Summer Cocktails at Aviary in Portland, Oregon

It's been over a year since we wrote about the bartenders's choice cocktails at Aviary in Serious Eats, and they are keeping things as fresh as ever this summer. Their cocktails continue to be both inventive and accessible and we wanted to feature two that are particularly special. 

The first is the Chavo del Ocho (pictured above). Pineapple and mezcal are already a great combination and the grilling of the pineapple helps to further highlight and complement the smoky mezcal. 

1.5 oz Mezcal

.5 oz lime juice

1 oz pineapple juice

3-4 pieces of grilled/smoked/charred pineapple

Muddle the pineapple in a mixing glass that's half full of ice. Fill with more ice 3/4 of the way, and add Mezcal, pineapple and lime juice. Shake and double strain into a tall Collins glass full of ice. Garnish with a piece of prepared pineapple.

The second is the 87th Southbound. The cocktail is both creamy and fresh with the perfect hint of spice. 

1.75 oz Hangar One Vodka

.5 oz lime juice

1 egg white

A heavy tablespoon or so of avocado

A hefty wheel of cucumber

Tajin to garnish (This is the chile/lime/salt condiment that you will find in pretty much every Mexican store in town)

In a mixing glass half full of ice, muddle the avocado and cucumber until well incorporated then fill the rest with ice. Add the vodka, lime and egg white and shake vigorously for at least 90 seconds. Double strain into a chilled coupe glass and sprinkle Tajin atop the foam and garnish with a slice of cucumber.

What cocktails are you mixing up this summer? 

High Desert Swizzle


Portland summers are a thing to be cherished. It's always a treat to see the city explode with smiling faces as a city that only experience sunshine 3 months a year, we know how to enjoy ourselves when it's nice outside. One of our favorite drinks for sunshine sipping is the High Desert Swizzle. The drink was first introduced to us at Kask by former resident lead bartender, Tommy Klus. The smokey Vida mezcal makes for a perfect companion to the bright and tart strawberry shrub. If the smokiness of the mezcal is too much for some tastes, try mixing up a Strawberry Shrub Pisco Sour.    For the smoke monsters out there, you will love this craft cocktail. Crushed ice is one of the keys to making this cocktail great, and we were excited to try out our new ice crusher from It works like a charm, is quieter than hammering away at a Lewis bag, AND you take take it camping for crushed ice cocktails in the woods! Yes, we are guilty "glampers". Mix one up, and let us know what you think. 

High Desert Swizzle: 

1.5 oz Del Maguey Vida mezcal

.75 oz strawberry shrub (recipe below) 

.75 oz fresh lime juice

.25 oz heavy demerara simple syrup (can substitute white sugar) 

Add all ingredients to Collins glass. Fill the glass with crushed ice. Use a swizzle stick or long spoon and "swizzle" until the glass becomes frosty.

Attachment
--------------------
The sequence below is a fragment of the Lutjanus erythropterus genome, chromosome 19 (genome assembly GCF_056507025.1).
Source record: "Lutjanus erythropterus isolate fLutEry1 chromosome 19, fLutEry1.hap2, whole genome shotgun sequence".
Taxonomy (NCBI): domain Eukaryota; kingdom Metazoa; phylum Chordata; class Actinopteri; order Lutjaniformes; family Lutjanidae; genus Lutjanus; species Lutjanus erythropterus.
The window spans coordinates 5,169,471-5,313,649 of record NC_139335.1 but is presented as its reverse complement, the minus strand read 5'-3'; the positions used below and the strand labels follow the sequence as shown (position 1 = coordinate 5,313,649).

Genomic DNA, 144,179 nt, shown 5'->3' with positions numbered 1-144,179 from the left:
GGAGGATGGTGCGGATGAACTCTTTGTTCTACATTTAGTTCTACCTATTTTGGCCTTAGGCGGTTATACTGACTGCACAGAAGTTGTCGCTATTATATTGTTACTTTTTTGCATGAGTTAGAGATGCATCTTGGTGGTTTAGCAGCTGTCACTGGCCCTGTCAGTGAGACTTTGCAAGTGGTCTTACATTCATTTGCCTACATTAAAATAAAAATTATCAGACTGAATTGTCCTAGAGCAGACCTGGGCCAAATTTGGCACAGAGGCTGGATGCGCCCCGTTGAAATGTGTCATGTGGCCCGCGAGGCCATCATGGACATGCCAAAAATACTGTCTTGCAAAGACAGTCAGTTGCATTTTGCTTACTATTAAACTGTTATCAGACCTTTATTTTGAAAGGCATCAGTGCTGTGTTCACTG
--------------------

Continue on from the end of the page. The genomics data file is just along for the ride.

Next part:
Strawberry Shrub:

1 container of strawberries

1 cup of sugar

Slice strawberries and remove green stem. Cover in sugar and place in fridge overnight. Stir once of twice to keep sugar from collecting on the bottom. Add 1 cup of vinegar. Strain through cheesecloth. 


Mezcal Mayhem and the Seis Dedos Del Gato - @giltclub @pdxcocktailweek @dshenaut @jasonlittrell

Seis Dedos Del Gato (Six Toed Cat):

1.5 oz. Hornitos Tequila
.5 oz. Kirschwasser
1 oz. grapefruit
1 oz. lime
3 spritz Chichicapa single village mezcal rinse
House-smoked sea salt.

Our recent venture to Gilt Club yielded one exceptional cocktail highlighting the "mezcal craze" that has surged in popularity among connoisseur bartenders (and customers) seeking something beyond tequila to experiment with. On a side note, there are two excellent opportunities to get your mezcal fix in the upcoming Portland Cocktail Week. The first  event is hosted by Ricky Gomez of Teardrop Lounge, and will feature Ron Cooper of Del Maguey for a tasting and discussion of the history of mezcal at Irving Street Kitchen. This is followed by a March for Mezcal, where Dave Shenaut and Jason Littrell will lead the tour around downtown Portland "where all roads lead to Mezcal". Tickets for both events can be purchased here.  A good article from the New York Times that focused on the resurgence of mezcal, and the bittersweet phenomena of its limitations can be found here, "Hoping Mezcal Can Turn the Worm".

The cocktail had a smoky agave nose almost woody and oily. The sip was also smoky, with pronounced citrus though very smooth. The house smoked salt was a nice accompaniment to the cocktail, working to bring out the smokiness of the mezcal without overwhelming the nuances of the flavors.